On February 23, Duke screened "On the Bride's Side" in the Richard White Auditorium on East Campus.
In the award winning documentary, a Palestinian poet and an Italian journalist meet five Palestinians and Syrians in Milan who entered Europe via the Italian island of Lampedusa after fleeing the war in Syria. They decide to help them complete their journey to Sweden - and hopefully avoid getting themselves arrested as traffickers - by faking a wedding. With a Palestinian friend dressed up as the bride and a dozen or so Italian and Syrian friends as wedding guests, they cross halfway over Europe on a four-day journey of three thousand kilometers. This emotionally charged journey not only brings out the stories and hopes and dreams of the five Palestinians and Syrians and their rather special traffickers, but also reveals an unknown side of Europe - a transnational, supportive, and irreverent Europe that ridicules the laws and restrictions of the Fortress in a kind of masquerade which is no other than the direct filming of something that really took place on the road from Milan to Stockholm from the 14th to the 18th of November 2013.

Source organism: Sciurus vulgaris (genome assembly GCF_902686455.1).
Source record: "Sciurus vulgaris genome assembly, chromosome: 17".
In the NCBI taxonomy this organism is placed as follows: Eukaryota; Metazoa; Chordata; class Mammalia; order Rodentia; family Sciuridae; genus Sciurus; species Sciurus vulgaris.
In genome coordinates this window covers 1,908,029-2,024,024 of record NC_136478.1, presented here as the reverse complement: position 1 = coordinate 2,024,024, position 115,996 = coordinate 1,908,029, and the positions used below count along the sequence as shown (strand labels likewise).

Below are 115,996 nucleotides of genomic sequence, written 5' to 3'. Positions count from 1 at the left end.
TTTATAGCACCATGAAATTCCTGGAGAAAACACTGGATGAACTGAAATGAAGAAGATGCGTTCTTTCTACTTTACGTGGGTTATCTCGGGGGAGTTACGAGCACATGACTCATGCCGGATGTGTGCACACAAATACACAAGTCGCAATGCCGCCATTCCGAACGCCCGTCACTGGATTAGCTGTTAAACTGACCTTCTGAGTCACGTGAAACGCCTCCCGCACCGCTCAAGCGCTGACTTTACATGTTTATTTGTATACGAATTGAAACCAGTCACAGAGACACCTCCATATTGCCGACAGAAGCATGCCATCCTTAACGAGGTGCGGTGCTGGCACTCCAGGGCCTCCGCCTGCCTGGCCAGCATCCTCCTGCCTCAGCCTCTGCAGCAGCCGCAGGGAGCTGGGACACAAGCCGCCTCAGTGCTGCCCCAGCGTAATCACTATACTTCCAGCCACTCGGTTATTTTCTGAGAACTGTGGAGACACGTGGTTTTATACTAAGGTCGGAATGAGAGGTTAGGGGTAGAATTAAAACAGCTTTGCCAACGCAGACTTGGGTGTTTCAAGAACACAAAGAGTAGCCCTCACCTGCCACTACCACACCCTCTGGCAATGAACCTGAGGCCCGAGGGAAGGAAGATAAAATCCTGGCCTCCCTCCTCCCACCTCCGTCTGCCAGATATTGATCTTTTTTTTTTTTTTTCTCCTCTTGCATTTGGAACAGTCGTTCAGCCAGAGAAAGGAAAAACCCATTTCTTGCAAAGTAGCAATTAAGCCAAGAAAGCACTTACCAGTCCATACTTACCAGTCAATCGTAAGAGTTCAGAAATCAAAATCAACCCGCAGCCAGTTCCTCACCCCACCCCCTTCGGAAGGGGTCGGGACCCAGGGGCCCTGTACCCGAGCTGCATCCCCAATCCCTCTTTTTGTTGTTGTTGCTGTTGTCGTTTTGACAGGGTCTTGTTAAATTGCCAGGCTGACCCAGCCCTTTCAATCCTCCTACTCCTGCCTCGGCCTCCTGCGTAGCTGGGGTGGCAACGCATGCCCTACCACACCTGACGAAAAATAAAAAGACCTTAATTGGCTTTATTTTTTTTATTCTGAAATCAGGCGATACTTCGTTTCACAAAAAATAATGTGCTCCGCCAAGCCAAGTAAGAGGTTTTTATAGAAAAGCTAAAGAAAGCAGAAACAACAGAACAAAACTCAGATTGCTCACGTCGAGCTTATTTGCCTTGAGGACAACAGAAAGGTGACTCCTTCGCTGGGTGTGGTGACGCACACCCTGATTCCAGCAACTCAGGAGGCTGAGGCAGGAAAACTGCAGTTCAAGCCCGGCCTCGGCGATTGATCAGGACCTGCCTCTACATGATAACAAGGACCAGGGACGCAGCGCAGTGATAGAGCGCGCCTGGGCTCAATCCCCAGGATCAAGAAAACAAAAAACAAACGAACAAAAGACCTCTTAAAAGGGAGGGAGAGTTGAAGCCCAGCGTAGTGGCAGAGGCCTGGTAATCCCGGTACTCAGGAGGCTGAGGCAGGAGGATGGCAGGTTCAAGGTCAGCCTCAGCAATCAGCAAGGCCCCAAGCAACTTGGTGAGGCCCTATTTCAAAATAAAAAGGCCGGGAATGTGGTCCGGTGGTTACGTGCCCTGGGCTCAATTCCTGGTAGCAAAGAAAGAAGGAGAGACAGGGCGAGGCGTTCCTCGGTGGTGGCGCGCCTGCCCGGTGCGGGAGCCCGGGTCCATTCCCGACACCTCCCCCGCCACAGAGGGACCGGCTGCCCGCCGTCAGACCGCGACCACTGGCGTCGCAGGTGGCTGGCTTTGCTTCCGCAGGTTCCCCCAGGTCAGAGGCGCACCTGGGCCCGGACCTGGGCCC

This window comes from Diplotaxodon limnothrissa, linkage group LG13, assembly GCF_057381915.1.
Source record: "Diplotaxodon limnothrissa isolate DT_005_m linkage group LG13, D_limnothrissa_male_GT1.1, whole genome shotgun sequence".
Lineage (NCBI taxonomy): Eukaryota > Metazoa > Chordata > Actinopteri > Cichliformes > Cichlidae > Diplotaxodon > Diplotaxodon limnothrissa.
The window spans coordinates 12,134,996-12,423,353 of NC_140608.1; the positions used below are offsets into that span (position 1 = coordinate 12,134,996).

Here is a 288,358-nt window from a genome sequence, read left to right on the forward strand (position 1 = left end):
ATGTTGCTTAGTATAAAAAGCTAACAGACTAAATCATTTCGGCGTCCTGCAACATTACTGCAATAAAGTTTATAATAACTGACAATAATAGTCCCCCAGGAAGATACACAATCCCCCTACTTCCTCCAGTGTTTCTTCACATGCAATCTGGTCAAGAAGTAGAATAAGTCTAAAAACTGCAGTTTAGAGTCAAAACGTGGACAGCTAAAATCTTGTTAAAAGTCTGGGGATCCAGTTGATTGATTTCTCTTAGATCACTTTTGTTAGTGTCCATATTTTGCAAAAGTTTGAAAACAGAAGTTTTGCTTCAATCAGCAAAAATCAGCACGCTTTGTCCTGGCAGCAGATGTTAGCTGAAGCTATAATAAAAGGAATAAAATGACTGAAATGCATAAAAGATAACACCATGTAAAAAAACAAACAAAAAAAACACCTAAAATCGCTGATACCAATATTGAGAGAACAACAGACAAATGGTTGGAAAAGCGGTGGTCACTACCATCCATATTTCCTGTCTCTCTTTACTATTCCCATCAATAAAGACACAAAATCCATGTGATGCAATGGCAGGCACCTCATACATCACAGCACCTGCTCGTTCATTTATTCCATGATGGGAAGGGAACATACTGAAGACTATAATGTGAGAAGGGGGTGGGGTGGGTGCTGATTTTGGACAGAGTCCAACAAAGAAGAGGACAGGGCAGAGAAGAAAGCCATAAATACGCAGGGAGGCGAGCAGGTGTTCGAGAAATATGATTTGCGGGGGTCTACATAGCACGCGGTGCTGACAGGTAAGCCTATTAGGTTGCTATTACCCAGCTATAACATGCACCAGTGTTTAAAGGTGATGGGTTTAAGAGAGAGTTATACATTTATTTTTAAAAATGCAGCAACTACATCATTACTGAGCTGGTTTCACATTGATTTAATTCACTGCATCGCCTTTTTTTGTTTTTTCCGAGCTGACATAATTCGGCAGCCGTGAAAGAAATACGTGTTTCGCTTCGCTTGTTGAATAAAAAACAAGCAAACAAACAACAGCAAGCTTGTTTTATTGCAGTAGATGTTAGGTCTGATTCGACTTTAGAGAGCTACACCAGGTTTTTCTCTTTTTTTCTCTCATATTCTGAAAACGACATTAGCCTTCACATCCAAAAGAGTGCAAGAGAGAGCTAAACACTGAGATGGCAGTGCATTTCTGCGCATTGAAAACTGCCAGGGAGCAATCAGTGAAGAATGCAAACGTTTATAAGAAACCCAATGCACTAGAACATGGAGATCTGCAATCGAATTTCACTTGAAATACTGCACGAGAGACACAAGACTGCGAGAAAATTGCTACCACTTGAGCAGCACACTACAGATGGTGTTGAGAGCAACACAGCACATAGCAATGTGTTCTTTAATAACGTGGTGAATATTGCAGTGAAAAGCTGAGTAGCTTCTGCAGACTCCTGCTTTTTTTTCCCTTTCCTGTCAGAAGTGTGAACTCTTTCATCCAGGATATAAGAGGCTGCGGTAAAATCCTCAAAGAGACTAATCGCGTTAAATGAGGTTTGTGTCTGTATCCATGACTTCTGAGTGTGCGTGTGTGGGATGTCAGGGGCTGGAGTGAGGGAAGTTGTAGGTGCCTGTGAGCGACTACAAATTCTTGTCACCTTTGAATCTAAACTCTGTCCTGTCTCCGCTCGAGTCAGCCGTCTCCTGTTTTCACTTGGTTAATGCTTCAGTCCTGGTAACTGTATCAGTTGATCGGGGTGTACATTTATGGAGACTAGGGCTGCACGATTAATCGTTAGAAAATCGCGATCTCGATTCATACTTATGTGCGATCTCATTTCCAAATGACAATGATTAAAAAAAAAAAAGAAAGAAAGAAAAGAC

This piece was selected for its reflection on the taxing journey refugees undertake, their motivations for doing so, and the humanity of those willing to help. Although the film strikes a lighthearted tone, it lays bare the myriad of obstacles to a refugee in reaching his or her final destination. It also speaks to how an unforgiving system can be composed of or by caring strangers. At a time when Europe's refugee crisis is one of politics' most contentious issues, it is important to show that the stakes are not policy but rather people, and that compassion can be divorced from ideology and still do good.
The film was introduced by Anna Kipervaser, instructor of Arts of the Moving Image at Duke, and was followed by a lively Q&A. This showing was the 3rd installment of this spring's Documenting the Middle East film festival. The event was sponsored by the Duke University Middle East Studies Center (DUMESC), Screen/Society, the Program in the Arts of the Moving Image (AMI), AMES Presents, and Duke University Libraries.